What the J&J COVID-19 vaccine rare blood clotting issues mean for people who recently got it

Uncommon blood clot from J&J vaccine called cerebral venous sinus thrombosis

DETROIT – On Monday, the Centers for Disease Control and Prevention in addition to the Food and Drug Administration made a recommendation to place a pause on giving the COVID-19 Johnson & Johnson vaccine.

This was done in response to six cases in the US of a very uncommon type of blood clot. Here is a closer look at what was found.

Read: Tracking Metro Detroit vaccination changes amid pause of J&J vaccine

Read more: Michigan temporarily pausing use of Johnson & Johnson COVID-19 vaccine

The specific blood clot is called a cerebral venous sinus thrombosis. It is basically a clot in a vein that drains blood from the brain.

That can lead to an increased pressure in the skull and even bleeding. However, it is a rare condition. The question with regard to the Johnson & Johnson vaccine is even more rare because it’s also happening in the setting of low platelets.

“We don’t have a definitive cause, but the probable cause that we believe may be involved here, that we can speculate, is a similar mechanism that may be going on with the other adenoviruses vector vaccine that is an immune response to that occurs very, very rarely after some people receive the vaccine. And that immune response leads to activation of the platelets and these extremely rare blood clots,” said Dr. Peter Marks, director of the FDA’s Center for Biologics Evaluation and Research.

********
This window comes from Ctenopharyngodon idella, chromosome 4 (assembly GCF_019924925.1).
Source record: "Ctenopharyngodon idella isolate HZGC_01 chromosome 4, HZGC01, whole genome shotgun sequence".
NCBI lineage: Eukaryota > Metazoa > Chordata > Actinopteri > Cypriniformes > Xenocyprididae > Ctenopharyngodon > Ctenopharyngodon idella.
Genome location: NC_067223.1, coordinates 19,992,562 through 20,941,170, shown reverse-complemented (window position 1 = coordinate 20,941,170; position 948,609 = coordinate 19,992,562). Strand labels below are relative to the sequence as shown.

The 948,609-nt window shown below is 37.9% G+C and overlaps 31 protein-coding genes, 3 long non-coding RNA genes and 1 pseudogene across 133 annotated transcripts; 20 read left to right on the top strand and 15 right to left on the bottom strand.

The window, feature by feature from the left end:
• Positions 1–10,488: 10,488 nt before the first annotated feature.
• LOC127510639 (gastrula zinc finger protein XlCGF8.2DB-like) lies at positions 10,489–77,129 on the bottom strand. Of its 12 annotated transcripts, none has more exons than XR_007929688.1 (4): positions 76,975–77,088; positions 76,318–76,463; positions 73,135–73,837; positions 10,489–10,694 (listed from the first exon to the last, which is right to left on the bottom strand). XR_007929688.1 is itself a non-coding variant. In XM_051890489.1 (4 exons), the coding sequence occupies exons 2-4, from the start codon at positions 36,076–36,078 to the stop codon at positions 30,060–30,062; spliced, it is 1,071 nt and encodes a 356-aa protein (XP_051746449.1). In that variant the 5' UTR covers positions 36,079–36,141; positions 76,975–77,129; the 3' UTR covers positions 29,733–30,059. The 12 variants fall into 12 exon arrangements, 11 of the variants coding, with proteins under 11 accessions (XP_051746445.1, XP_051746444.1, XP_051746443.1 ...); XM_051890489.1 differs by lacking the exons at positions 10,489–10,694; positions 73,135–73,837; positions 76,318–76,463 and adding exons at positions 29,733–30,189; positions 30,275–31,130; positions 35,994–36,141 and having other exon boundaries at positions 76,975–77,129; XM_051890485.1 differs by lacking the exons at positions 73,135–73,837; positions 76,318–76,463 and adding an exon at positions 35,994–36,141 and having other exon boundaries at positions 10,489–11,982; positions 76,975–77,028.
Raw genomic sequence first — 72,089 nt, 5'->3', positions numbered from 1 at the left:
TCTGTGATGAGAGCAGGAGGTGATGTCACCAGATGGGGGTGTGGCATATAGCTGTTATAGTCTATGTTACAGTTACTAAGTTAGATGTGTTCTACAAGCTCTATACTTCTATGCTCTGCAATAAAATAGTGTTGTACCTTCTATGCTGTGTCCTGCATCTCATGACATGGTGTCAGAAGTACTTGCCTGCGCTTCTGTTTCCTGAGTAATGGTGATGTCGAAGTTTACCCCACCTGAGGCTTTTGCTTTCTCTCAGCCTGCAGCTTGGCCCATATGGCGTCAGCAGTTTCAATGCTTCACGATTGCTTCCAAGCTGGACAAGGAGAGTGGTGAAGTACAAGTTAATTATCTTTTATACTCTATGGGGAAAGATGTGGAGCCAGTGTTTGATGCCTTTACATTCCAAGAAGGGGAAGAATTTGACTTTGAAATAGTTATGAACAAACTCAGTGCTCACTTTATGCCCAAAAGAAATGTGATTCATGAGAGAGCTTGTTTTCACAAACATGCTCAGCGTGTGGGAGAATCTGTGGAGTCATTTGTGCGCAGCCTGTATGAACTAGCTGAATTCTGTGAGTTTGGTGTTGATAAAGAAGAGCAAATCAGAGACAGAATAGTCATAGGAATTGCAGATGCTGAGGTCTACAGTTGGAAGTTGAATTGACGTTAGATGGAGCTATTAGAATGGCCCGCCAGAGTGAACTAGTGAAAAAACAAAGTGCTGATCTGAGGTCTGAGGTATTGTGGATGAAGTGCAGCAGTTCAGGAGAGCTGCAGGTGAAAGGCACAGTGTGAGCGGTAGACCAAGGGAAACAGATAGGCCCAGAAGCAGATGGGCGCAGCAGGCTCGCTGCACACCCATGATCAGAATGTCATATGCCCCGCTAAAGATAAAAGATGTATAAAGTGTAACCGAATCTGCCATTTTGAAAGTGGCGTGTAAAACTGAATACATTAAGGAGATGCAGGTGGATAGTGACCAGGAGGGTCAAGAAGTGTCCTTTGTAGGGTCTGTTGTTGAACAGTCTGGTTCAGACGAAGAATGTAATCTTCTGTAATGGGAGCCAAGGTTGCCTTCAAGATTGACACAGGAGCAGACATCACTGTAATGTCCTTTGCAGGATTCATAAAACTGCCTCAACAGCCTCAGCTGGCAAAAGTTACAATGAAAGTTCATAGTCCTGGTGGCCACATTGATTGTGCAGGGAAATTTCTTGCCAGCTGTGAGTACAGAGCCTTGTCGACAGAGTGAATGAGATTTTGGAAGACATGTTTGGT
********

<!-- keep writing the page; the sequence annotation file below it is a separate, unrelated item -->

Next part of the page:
The issue here with these types of blood clots is that if one administers the standard treatments that doctors have learned to give for blood clots, they can actually cause tremendous harm.

“This was taken rapidly in order to honor our commitment to the American public to ensure that any safety signal that came up during this vaccine rollout was fully addressed in a transparent manner,” he said.

Of the blood clots seen in the United States, one case was fatal and one patient is in critical condition.

Read even more: US recommends ‘pause’ for J&J shots in blow to vaccine drive

Dr. Anne Schuchat, the principal deputy director of the CDC provided information on the risk people who already got the J&J vaccine have.

“For people who got the vaccine more than a month ago, the risk for them is very low. For people who recently got the vaccine within the last couple weeks, they should be aware to look for symptoms. If you received the vaccine and develop severe headaches, abdominal pain, leg pain or shortness of breath, you should contact your health care provider and seek medical treatment,” said Schuchat.

Dr. Janet Woodcock, acting FDA commissioner also shared advice.

“I wish that we had more time to get everyone prepared and that this could go even more smoothly. As we learned about the issue with appropriate treatment, it was clear to us that we needed to alert the public. We included the pause in addition to the alert so that there was time for the health care community to learn what they needed to learn about how to diagnose, treat and report, but the decision was based on the events that might occur between when we made that realization and when we got the word out,” said Woodcock.

WATCH MORE: Johnson & Johnson vaccine pause: what to know


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